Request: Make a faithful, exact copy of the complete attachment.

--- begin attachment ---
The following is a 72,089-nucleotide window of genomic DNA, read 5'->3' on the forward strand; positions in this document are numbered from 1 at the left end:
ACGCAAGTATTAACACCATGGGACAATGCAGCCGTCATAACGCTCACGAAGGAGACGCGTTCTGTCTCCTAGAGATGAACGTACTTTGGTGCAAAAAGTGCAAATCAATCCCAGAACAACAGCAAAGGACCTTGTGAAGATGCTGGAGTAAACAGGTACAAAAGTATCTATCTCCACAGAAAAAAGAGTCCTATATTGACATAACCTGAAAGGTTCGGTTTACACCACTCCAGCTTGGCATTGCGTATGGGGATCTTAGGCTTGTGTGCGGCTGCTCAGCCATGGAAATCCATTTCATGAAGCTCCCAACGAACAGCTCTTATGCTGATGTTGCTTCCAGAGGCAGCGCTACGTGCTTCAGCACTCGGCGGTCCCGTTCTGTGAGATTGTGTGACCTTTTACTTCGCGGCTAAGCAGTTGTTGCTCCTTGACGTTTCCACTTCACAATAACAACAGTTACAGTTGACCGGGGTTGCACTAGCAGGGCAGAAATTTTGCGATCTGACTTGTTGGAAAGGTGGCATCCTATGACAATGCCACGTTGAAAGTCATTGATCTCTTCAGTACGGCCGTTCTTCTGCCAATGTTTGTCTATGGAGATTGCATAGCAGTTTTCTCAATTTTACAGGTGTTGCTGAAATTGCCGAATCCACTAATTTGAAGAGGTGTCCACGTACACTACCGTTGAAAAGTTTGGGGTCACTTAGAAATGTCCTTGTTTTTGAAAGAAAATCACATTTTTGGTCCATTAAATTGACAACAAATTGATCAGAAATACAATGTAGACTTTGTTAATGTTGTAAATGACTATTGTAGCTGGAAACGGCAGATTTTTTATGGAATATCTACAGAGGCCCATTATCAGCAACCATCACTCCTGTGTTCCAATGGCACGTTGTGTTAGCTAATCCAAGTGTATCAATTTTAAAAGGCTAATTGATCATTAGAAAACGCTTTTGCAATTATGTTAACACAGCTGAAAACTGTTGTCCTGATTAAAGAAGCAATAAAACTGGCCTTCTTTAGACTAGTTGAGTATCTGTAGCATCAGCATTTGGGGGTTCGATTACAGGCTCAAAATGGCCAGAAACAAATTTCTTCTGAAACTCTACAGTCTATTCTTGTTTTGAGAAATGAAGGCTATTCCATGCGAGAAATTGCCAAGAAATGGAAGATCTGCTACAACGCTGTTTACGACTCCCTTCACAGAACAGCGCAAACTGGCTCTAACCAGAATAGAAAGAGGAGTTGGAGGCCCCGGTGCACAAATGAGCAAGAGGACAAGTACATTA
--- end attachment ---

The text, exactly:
The following is a 72,089-nucleotide window of genomic DNA, read 5'->3' on the forward strand; positions in this document are numbered from 1 at the left end:
ACGCAAGTATTAACACCATGGGACAATGCAGCCGTCATAACGCTCACGAAGGAGACGCGTTCTGTCTCCTAGAGATGAACGTACTTTGGTGCAAAAAGTGCAAATCAATCCCAGAACAACAGCAAAGGACCTTGTGAAGATGCTGGAGTAAACAGGTACAAAAGTATCTATCTCCACAGAAAAAAGAGTCCTATATTGACATAACCTGAAAGGTTCGGTTTACACCACTCCAGCTTGGCATTGCGTATGGGGATCTTAGGCTTGTGTGCGGCTGCTCAGCCATGGAAATCCATTTCATGAAGCTCCCAACGAACAGCTCTTATGCTGATGTTGCTTCCAGAGGCAGCGCTACGTGCTTCAGCACTCGGCGGTCCCGTTCTGTGAGATTGTGTGACCTTTTACTTCGCGGCTAAGCAGTTGTTGCTCCTTGACGTTTCCACTTCACAATAACAACAGTTACAGTTGACCGGGGTTGCACTAGCAGGGCAGAAATTTTGCGATCTGACTTGTTGGAAAGGTGGCATCCTATGACAATGCCACGTTGAAAGTCATTGATCTCTTCAGTACGGCCGTTCTTCTGCCAATGTTTGTCTATGGAGATTGCATAGCAGTTTTCTCAATTTTACAGGTGTTGCTGAAATTGCCGAATCCACTAATTTGAAGAGGTGTCCACGTACACTACCGTTGAAAAGTTTGGGGTCACTTAGAAATGTCCTTGTTTTTGAAAGAAAATCACATTTTTGGTCCATTAAATTGACAACAAATTGATCAGAAATACAATGTAGACTTTGTTAATGTTGTAAATGACTATTGTAGCTGGAAACGGCAGATTTTTTATGGAATATCTACAGAGGCCCATTATCAGCAACCATCACTCCTGTGTTCCAATGGCACGTTGTGTTAGCTAATCCAAGTGTATCAATTTTAAAAGGCTAATTGATCATTAGAAAACGCTTTTGCAATTATGTTAACACAGCTGAAAACTGTTGTCCTGATTAAAGAAGCAATAAAACTGGCCTTCTTTAGACTAGTTGAGTATCTGTAGCATCAGCATTTGGGGGTTCGATTACAGGCTCAAAATGGCCAGAAACAAATTTCTTCTGAAACTCTACAGTCTATTCTTGTTTTGAGAAATGAAGGCTATTCCATGCGAGAAATTGCCAAGAAATGGAAGATCTGCTACAACGCTGTTTACGACTCCCTTCACAGAACAGCGCAAACTGGCTCTAACCAGAATAGAAAGAGGAGTTGGAGGCCCCGGTGCACAAATGAGCAAGAGGACAAGTACATTA